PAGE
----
With the NTSB is still investigating the fatal crash involving a Tesla Model X on Highway 101 and Highway 85 near Mountain View, there is still many questions yet to be answered. Tesla did confirm that Autopilot was engaged when the Model X struck the highway barrier. San Jose State University mechanical engineering professor Fred Barez wanted to see if the Autopilot can replicate this error in his own Model X. The results were shockingly similar to the fatal accident last week. The Autopilot did indeed get confused at the same spot, improperly steering the SUV into the median and towards the highway divider barrier.
“The car definitely started swerving left without giving me any early warnings, right into that divider,” Barez said.
Meanwhile, Tesla claims the victim of the fatal accident ignored warnings to take back control of the vehicle prior to the crash. The driver’s hands were not detected on the steering wheel for six seconds prior to collision. Tesla also stated, that “the driver had five seconds and 150 meters of unobstructed view of the concrete divider with the crushed crash attenuator, but the vehicle logs show that no action was taken.”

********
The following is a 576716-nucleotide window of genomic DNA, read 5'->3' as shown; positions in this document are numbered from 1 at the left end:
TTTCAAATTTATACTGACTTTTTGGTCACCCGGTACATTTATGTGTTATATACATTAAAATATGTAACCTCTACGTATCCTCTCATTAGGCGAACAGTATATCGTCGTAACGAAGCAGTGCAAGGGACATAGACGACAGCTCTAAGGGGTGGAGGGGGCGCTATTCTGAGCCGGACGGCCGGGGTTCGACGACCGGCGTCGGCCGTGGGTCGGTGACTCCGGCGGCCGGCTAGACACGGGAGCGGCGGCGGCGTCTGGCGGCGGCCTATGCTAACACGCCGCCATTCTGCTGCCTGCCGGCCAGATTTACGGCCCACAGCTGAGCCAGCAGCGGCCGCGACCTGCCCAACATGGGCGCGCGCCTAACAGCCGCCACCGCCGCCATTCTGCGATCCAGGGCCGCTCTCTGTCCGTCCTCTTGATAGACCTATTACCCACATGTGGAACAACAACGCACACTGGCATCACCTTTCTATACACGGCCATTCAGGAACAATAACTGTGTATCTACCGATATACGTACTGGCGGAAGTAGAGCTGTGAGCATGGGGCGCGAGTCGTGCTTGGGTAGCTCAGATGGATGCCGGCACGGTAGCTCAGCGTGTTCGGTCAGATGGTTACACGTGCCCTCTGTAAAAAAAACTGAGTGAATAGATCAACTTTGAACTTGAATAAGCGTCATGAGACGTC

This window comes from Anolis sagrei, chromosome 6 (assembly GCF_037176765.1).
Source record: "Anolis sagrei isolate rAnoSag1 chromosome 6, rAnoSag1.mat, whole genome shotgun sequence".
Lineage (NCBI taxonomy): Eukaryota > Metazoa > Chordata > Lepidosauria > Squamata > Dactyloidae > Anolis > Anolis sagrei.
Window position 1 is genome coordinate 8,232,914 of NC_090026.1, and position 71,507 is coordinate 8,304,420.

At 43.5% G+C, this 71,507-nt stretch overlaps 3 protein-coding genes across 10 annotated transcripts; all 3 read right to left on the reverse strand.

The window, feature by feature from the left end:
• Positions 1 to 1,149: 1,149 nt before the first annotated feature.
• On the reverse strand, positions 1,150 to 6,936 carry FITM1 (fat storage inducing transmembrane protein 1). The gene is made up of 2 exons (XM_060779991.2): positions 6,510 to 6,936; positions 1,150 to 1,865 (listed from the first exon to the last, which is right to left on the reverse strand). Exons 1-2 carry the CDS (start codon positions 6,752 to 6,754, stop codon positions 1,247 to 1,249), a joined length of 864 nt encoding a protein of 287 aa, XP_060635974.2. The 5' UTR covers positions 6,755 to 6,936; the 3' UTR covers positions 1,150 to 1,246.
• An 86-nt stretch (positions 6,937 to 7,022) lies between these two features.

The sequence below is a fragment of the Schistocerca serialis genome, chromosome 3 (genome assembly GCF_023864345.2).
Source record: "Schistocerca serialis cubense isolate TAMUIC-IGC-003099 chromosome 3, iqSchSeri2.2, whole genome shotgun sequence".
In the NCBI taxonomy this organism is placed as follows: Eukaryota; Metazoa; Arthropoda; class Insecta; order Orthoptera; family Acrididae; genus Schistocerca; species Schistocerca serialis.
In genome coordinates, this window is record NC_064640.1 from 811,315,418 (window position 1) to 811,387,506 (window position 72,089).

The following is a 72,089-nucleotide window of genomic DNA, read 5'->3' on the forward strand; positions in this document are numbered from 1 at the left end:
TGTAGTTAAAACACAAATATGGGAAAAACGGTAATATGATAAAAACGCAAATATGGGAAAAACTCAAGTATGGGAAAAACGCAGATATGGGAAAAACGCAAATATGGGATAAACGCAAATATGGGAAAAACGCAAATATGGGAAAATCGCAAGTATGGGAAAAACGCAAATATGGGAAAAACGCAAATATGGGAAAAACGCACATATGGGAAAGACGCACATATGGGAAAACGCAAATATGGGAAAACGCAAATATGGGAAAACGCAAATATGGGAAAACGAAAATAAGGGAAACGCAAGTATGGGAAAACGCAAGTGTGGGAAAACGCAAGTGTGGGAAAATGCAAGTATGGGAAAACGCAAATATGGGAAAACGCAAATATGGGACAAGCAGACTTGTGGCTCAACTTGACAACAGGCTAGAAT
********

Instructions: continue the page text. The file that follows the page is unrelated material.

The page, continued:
Tesla has updated its Autopilot system to discourage drivers from ignoring the hands on alerts completely. This brings the question about autonomous cars, which several tech firms are trying to shove down the throats of consumers in the future. The Tesla Model X’s Autopilot system is semi-autonomous and is more of a driver’s assist. However, if this happens with a self-driving car without a steering wheel or a fully-autonomous vehicle then we are in trouble. Autonomous cars are far from perfect and never will replace human judgment. Man cannot rely on technology all the time, we must also use are own judgment and also pay attention to the roads too.
Video credit: Shantanu Joshi